Sometime around 1950 a motorcycle club in a small town in California gripped filmmaker Stanley Kramer’s imagination. It inspired him to make a film in 1953 called “The Wild One”, which starred Marlon Brando and Lee Marvin as two crazy bikers who terrorize a small town.
Their uniform and motorcycles rejected society’s accepted norms. The loud motorbikes, the short, black leather flight jackets, the jeans and white t-shirts all became the symbol style for anyone called a “greaser.”
It is important to note the slight military/police look that greasers went for. Although they tried to dress as anti-authority as possible for the times, it is ironic that they chose clothing that was worn by authority figures to express their defiance.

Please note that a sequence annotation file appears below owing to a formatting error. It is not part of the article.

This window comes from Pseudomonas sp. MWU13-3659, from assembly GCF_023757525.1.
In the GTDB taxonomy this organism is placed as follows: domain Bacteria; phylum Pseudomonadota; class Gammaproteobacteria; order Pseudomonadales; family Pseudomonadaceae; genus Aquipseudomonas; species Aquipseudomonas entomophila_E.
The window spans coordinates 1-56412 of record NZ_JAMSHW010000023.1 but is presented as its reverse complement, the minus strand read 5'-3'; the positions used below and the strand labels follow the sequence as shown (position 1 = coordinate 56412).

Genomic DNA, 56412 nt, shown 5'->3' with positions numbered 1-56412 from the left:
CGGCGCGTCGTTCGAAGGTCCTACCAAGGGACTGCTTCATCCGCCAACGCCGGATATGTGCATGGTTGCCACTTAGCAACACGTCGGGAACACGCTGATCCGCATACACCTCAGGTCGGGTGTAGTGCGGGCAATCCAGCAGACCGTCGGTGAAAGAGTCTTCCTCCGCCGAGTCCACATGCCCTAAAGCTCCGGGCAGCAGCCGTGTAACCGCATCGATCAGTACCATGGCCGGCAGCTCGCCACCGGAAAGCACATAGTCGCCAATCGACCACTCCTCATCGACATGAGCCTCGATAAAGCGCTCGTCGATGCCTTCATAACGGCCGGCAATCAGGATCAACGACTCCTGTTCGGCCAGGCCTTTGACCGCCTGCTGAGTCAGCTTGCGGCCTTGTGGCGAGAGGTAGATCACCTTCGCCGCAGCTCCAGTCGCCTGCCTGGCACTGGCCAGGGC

Two more films, “On the Waterfront” and “Rebel Without a Cause,” brought the greaser look further into the forefront.
“On the Waterfront,” once again starring Marlon Brando, featured denim jackets, jeans and plaid shirt sans tie.
James Dean, who suffered an untimely death in 1955, became in international cult sensation with his look. Swept-up hair, jeans and leather jacket defined the look of a rebellious teenager who felt misunderstood by his parents.